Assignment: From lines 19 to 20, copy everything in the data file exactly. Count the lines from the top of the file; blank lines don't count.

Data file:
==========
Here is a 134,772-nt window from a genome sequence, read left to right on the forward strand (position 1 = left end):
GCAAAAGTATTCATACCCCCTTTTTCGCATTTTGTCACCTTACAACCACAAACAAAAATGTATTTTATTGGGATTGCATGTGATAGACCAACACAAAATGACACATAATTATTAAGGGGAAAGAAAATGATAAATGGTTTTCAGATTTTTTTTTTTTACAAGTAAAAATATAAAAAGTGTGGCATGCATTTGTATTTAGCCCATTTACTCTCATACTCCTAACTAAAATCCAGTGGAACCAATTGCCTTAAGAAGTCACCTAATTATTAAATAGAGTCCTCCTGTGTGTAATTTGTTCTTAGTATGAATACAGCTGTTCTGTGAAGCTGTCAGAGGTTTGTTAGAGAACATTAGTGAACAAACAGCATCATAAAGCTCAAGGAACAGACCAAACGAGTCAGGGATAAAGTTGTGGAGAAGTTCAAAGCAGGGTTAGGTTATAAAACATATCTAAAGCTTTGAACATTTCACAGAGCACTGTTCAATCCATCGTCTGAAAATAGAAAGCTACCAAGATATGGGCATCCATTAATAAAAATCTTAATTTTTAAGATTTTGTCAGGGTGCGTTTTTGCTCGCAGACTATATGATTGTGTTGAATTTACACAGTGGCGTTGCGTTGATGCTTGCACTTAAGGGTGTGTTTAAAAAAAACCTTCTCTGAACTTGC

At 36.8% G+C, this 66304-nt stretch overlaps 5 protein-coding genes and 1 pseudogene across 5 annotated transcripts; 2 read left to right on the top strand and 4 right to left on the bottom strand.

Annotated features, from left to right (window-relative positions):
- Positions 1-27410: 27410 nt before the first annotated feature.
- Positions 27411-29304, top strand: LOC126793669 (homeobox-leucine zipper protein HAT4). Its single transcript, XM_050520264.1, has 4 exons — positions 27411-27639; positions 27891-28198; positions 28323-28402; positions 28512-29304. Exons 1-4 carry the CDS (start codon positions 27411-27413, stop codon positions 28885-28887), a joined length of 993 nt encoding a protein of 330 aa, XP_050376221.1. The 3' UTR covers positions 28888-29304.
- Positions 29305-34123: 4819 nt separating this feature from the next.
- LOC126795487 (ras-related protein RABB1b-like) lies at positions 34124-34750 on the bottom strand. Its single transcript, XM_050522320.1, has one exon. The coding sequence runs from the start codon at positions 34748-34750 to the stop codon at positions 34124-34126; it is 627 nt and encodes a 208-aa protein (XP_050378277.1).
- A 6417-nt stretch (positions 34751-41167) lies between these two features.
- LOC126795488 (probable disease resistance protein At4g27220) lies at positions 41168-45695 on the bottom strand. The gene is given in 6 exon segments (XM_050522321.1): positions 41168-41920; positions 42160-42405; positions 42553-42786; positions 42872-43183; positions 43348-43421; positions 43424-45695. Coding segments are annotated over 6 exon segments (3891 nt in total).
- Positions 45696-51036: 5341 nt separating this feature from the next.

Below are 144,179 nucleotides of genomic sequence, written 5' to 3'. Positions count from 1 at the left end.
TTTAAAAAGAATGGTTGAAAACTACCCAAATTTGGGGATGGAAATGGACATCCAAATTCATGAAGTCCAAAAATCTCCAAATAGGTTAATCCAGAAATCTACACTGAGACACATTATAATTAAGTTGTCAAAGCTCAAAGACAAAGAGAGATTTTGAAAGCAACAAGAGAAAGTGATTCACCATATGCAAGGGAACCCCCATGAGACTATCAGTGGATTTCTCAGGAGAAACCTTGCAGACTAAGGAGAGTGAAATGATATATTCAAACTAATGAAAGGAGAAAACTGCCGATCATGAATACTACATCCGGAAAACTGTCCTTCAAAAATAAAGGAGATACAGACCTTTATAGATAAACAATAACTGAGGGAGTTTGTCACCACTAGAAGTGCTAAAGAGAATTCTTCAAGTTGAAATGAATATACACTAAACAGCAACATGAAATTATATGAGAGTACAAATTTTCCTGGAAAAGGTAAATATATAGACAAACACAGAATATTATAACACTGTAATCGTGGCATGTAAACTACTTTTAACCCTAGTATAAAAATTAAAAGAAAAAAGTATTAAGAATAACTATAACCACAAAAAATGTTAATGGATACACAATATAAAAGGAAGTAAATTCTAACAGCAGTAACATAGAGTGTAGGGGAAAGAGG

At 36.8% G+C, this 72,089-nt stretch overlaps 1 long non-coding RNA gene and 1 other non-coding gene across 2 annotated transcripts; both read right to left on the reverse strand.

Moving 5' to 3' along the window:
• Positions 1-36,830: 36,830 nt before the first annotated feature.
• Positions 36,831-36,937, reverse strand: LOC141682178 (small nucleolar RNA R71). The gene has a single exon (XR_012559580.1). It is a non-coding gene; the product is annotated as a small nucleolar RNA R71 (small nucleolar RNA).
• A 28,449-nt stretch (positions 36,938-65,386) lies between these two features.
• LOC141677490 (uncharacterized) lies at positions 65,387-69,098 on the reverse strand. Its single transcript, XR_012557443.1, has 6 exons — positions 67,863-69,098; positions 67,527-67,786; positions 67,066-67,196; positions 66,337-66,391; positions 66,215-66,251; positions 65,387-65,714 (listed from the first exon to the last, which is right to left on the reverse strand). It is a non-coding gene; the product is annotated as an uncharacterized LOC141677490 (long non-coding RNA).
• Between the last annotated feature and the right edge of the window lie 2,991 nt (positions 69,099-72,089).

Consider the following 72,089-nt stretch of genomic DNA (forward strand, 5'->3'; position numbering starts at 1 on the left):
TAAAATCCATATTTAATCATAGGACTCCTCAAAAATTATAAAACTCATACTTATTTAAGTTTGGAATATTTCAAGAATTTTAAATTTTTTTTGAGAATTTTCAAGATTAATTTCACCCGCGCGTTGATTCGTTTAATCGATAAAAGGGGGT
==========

• LOC141677490 (uncharacterized) lies at positions 65,387-69,098 on the reverse strand. Its single transcript, XR_012557443.1, has 6 exons — positions 67,863-69,098; positions 67,527-67,786; positions 67,066-67,196; positions 66,337-66,391; positions 66,215-66,251; positions 65,387-65,714 (listed from the first exon to the last, which is right to left on the reverse strand). It is a non-coding gene; the product is annotated as an uncharacterized LOC141677490 (long non-coding RNA).
• Between the last annotated feature and the right edge of the window lie 2,991 nt (positions 69,099-72,089).